Most of us at one time or another have found ourselves lost in the woods. It often happens when we are just getting into the sport and are unfamiliar with the trail systems. However, it can also happen to the more experienced adventurous rider, who regularly explores new trails and terrains. This can be a scary situation–especially if you’re by yourself.
I’ll share one personal experience before I give you some best practices and tips that can help you navigate if you do get lost. One early fall day I decided to go for a long casual ride in a park I visited a couple of times before but was still not that familiar with. It was a weekday afternoon and all my riding buddies were at work so I decided to go it alone. I downloaded a map of the park onto my cell phone and hit the trailhead around 3:30 p.m., which I estimated would give me around 3 hours of daylight to do some exploring.
The park encompassed a very large mountainous area and after two-and-a-half hours of riding I was not only exhausted but completely lost. Panic and fear started to set in when I realized that daylight was starting to fade and I had no cell phone reception or clue as to my location. My dominant thought was the potential of getting attacked by some wild animal in the middle of the night and someone finding my half eaten carcass next to my full suspension bike days later. As I struggled to find my way back, night fell and there was no moon light. I had never experienced such darkness outdoors before. It was not only impossible to ride my bike but very difficult to see where I was walking.
So what does one do in a situation like this? What I did was to backtrack using my cell phone as a night light. I eventually came upon a state park trail marker and followed it in the direction I had seen the sun set, which I knew was in the direction of my car. This strategy lead me to a familiar trail, which gave me a better understanding of my location on the map. When I got back to my car at around 9 p.m. I ran into a Park Police cruiser, who was looking into finding another reported lost hiker. It turned out I wasn’t the only one lost that night.
As you can see what began as a casual ride turned scary quickly. It’s therefore always best to be prepared for anything, including the potential of getting lost.
What you should do and have before you hit any trail.
1) Always try and ride with a buddy.
-It’s not always possible to ride with someone but if the option is available it’s always a good idea especially if that person knows the park well.
2) If you are riding alone it’s best to do it early in the day.
-Riding late in the afternoon can put you in a compromising position if you run out of daylight.
3) Let someone know about your ride.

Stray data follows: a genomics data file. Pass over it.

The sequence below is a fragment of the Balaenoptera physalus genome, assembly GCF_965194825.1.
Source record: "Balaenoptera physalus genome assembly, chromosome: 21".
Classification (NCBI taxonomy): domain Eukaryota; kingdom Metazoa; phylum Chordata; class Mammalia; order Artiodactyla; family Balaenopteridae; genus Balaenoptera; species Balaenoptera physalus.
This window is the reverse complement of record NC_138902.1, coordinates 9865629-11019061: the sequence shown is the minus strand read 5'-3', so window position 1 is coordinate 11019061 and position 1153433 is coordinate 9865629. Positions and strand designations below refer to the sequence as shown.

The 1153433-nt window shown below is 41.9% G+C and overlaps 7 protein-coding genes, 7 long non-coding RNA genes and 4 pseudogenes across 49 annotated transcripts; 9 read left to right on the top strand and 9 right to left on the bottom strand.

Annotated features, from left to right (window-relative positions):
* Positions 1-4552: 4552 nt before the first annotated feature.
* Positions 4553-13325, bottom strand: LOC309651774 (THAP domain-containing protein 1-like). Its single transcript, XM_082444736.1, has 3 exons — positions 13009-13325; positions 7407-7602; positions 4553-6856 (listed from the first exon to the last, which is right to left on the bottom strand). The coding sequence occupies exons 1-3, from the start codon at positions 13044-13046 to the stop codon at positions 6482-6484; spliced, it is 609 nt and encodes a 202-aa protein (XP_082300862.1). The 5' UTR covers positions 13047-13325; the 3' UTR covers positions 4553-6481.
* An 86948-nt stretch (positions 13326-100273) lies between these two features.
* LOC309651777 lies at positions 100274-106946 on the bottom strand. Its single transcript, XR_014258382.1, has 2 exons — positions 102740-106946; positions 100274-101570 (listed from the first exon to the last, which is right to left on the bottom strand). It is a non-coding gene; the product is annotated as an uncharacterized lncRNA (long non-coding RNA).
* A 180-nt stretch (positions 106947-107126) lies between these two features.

-Tell someone you know, which park you will be riding and for how long.
-If possible give them a copy or the link to the park map.
4) Have your cell phone with you.
-Have a fully charged cell phone with you. It might not get reception if you are riding in a remote location but you never know. It can also be used as a source of light.
5) Have a map or GPS.
-Always have a map with you either on your phone or hard copy.
-If possible have a fully charged GPS loaded with tracks of the park trails.
6) Have the essential bike tools.
-Make sure you have everything you need to fix common bike issues that can occur on the trail. (Flat, Broken chain, etc.)
7) Have water and snacks.
-Always carry plenty of water and some energy bars or snacks with you.
8) Know where you parked.
-Always know the location of the parking lot in relation to the direction of the trails (Did you park to the North, South, East or West of the trails).
-Know in which direction the sun will be setting so you can have some sense of the direction your car is located.
9) Stay on the marked trails.
-Always try to stay on the marked trails and when you come across an intersection confirm your location on the map.
10) Every so often look back.
-It’s a good idea to look back at the trail so if you have to backtrack it will look familiar.
Things you can do to find your way out if you get lost.
1) Always backtrack.
-If you are lost the best solution is to backtrack and get back to the last familiar spot on the trail or map.
2) Follow the fire road.
-If you manage to find a fire road stay on it and follow it in the general direction of your car.
3) Look for official park signage or trail markings.
-Try to find park signage since this can give you some idea of your location on the map.
-Look to find a marked trail intersection because this will give you a clue of your location on the map.
4) Notify someone if possible.
-If you can’t find your way back, attempt to notify someone of your situation via cell phone.
-If you do manage to contact someone, let them know you are lost and arrange to check back with them at a specific time (usually an hour) to give them an update. Remember to conserve your cell phone battery by turning it off.
5) Look and listen for others on the trail.
-Pay attention, look and listen for other riders or hikers who might be on the trail.
6) Stay on the trail.
-You should never leave the trail to cut across the woods.